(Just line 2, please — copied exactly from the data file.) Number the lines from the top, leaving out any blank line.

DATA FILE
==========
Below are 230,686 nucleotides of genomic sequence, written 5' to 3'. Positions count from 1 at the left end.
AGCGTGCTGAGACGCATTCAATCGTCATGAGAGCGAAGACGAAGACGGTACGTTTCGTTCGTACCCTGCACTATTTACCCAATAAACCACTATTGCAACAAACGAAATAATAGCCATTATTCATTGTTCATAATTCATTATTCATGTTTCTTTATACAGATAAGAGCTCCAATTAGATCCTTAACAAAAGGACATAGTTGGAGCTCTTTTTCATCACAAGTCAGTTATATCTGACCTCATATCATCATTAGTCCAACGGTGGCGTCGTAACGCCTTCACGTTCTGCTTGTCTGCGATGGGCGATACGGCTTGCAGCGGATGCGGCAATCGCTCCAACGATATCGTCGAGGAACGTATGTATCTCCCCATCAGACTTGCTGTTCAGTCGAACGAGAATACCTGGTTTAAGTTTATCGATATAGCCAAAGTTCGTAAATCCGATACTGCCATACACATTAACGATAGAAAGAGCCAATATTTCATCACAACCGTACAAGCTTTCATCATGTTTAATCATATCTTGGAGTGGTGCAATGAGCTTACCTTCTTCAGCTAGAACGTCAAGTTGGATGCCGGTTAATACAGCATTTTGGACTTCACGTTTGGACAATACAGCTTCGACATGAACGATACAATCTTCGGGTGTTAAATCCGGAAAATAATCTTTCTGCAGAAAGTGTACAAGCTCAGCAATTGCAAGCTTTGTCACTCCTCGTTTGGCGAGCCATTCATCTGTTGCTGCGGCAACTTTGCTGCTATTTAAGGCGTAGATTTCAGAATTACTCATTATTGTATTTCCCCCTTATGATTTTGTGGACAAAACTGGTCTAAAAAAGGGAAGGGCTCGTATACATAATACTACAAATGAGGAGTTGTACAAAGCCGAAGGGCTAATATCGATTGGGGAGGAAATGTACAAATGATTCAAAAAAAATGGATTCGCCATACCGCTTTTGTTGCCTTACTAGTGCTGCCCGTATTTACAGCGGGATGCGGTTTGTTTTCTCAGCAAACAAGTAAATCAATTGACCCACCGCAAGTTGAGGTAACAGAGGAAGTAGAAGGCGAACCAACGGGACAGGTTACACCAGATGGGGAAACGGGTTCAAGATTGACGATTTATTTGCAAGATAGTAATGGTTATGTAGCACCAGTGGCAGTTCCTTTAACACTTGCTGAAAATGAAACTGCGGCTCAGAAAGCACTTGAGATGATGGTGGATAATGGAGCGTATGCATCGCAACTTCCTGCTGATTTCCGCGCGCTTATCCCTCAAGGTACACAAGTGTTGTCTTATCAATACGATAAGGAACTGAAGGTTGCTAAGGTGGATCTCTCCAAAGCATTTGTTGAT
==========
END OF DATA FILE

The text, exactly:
AGCGTGCTGAGACGCATTCAATCGTCATGAGAGCGAAGACGAAGACGGTACGTTTCGTTCGTACCCTGCACTATTTACCCAATAAACCACTATTGCAACAAACGAAATAATAGCCATTATTCATTGTTCATAATTCATTATTCATGTTTCTTTATACAGATAAGAGCTCCAATTAGATCCTTAACAAAAGGACATAGTTGGAGCTCTTTTTCATCACAAGTCAGTTATATCTGACCTCATATCATCATTAGTCCAACGGTGGCGTCGTAACGCCTTCACGTTCTGCTTGTCTGCGATGGGCGATACGGCTTGCAGCGGATGCGGCAATCGCTCCAACGATATCGTCGAGGAACGTATGTATCTCCCCATCAGACTTGCTGTTCAGTCGAACGAGAATACCTGGTTTAAGTTTATCGATATAGCCAAAGTTCGTAAATCCGATACTGCCATACACATTAACGATAGAAAGAGCCAATATTTCATCACAACCGTACAAGCTTTCATCATGTTTAATCATATCTTGGAGTGGTGCAATGAGCTTACCTTCTTCAGCTAGAACGTCAAGTTGGATGCCGGTTAATACAGCATTTTGGACTTCACGTTTGGACAATACAGCTTCGACATGAACGATACAATCTTCGGGTGTTAAATCCGGAAAATAATCTTTCTGCAGAAAGTGTACAAGCTCAGCAATTGCAAGCTTTGTCACTCCTCGTTTGGCGAGCCATTCATCTGTTGCTGCGGCAACTTTGCTGCTATTTAAGGCGTAGATTTCAGAATTACTCATTATTGTATTTCCCCCTTATGATTTTGTGGACAAAACTGGTCTAAAAAAGGGAAGGGCTCGTATACATAATACTACAAATGAGGAGTTGTACAAAGCCGAAGGGCTAATATCGATTGGGGAGGAAATGTACAAATGATTCAAAAAAAATGGATTCGCCATACCGCTTTTGTTGCCTTACTAGTGCTGCCCGTATTTACAGCGGGATGCGGTTTGTTTTCTCAGCAAACAAGTAAATCAATTGACCCACCGCAAGTTGAGGTAACAGAGGAAGTAGAAGGCGAACCAACGGGACAGGTTACACCAGATGGGGAAACGGGTTCAAGATTGACGATTTATTTGCAAGATAGTAATGGTTATGTAGCACCAGTGGCAGTTCCTTTAACACTTGCTGAAAATGAAACTGCGGCTCAGAAAGCACTTGAGATGATGGTGGATAATGGAGCGTATGCATCGCAACTTCCTGCTGATTTCCGCGCGCTTATCCCTCAAGGTACACAAGTGTTGTCTTATCAATACGATAAGGAACTGAAGGTTGCTAAGGTGGATCTCTCCAAAGCATTTGTTGAT